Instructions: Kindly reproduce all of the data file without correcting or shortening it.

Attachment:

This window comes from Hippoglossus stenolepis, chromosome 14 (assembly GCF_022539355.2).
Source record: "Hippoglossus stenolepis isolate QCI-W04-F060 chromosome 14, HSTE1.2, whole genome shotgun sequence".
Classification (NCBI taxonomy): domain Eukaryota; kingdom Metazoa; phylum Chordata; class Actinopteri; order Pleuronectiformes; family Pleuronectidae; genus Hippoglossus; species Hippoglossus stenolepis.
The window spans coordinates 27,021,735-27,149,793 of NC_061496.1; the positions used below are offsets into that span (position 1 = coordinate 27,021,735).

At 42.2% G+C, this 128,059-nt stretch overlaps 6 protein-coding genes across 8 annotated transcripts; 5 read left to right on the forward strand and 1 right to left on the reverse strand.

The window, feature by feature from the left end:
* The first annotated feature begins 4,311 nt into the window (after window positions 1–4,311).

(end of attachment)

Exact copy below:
This window comes from Hippoglossus stenolepis, chromosome 14 (assembly GCF_022539355.2).
Source record: "Hippoglossus stenolepis isolate QCI-W04-F060 chromosome 14, HSTE1.2, whole genome shotgun sequence".
Classification (NCBI taxonomy): domain Eukaryota; kingdom Metazoa; phylum Chordata; class Actinopteri; order Pleuronectiformes; family Pleuronectidae; genus Hippoglossus; species Hippoglossus stenolepis.
The window spans coordinates 27,021,735-27,149,793 of NC_061496.1; the positions used below are offsets into that span (position 1 = coordinate 27,021,735).

At 42.2% G+C, this 128,059-nt stretch overlaps 6 protein-coding genes across 8 annotated transcripts; 5 read left to right on the forward strand and 1 right to left on the reverse strand.

The window, feature by feature from the left end:
* The first annotated feature begins 4,311 nt into the window (after window positions 1–4,311).